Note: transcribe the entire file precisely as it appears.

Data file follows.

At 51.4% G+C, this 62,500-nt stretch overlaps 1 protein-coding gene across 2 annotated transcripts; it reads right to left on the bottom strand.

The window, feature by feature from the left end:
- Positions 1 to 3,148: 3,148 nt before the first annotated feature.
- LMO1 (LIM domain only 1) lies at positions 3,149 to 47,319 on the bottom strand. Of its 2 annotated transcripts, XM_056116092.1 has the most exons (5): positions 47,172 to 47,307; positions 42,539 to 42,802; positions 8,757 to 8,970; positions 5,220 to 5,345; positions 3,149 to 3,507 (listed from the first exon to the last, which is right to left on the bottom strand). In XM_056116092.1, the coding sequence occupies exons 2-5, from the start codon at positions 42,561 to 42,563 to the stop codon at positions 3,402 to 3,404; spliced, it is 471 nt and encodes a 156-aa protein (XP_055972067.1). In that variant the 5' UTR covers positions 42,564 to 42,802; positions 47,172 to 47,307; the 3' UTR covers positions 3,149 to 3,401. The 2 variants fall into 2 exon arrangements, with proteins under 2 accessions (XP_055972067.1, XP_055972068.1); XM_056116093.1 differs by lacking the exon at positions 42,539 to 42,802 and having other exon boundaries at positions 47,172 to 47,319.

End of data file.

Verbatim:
At 51.4% G+C, this 62,500-nt stretch overlaps 1 protein-coding gene across 2 annotated transcripts; it reads right to left on the bottom strand.

The window, feature by feature from the left end:
- Positions 1 to 3,148: 3,148 nt before the first annotated feature.
- LMO1 (LIM domain only 1) lies at positions 3,149 to 47,319 on the bottom strand. Of its 2 annotated transcripts, XM_056116092.1 has the most exons (5): positions 47,172 to 47,307; positions 42,539 to 42,802; positions 8,757 to 8,970; positions 5,220 to 5,345; positions 3,149 to 3,507 (listed from the first exon to the last, which is right to left on the bottom strand). In XM_056116092.1, the coding sequence occupies exons 2-5, from the start codon at positions 42,561 to 42,563 to the stop codon at positions 3,402 to 3,404; spliced, it is 471 nt and encodes a 156-aa protein (XP_055972067.1). In that variant the 5' UTR covers positions 42,564 to 42,802; positions 47,172 to 47,307; the 3' UTR covers positions 3,149 to 3,401. The 2 variants fall into 2 exon arrangements, with proteins under 2 accessions (XP_055972067.1, XP_055972068.1); XM_056116093.1 differs by lacking the exon at positions 42,539 to 42,802 and having other exon boundaries at positions 47,172 to 47,319.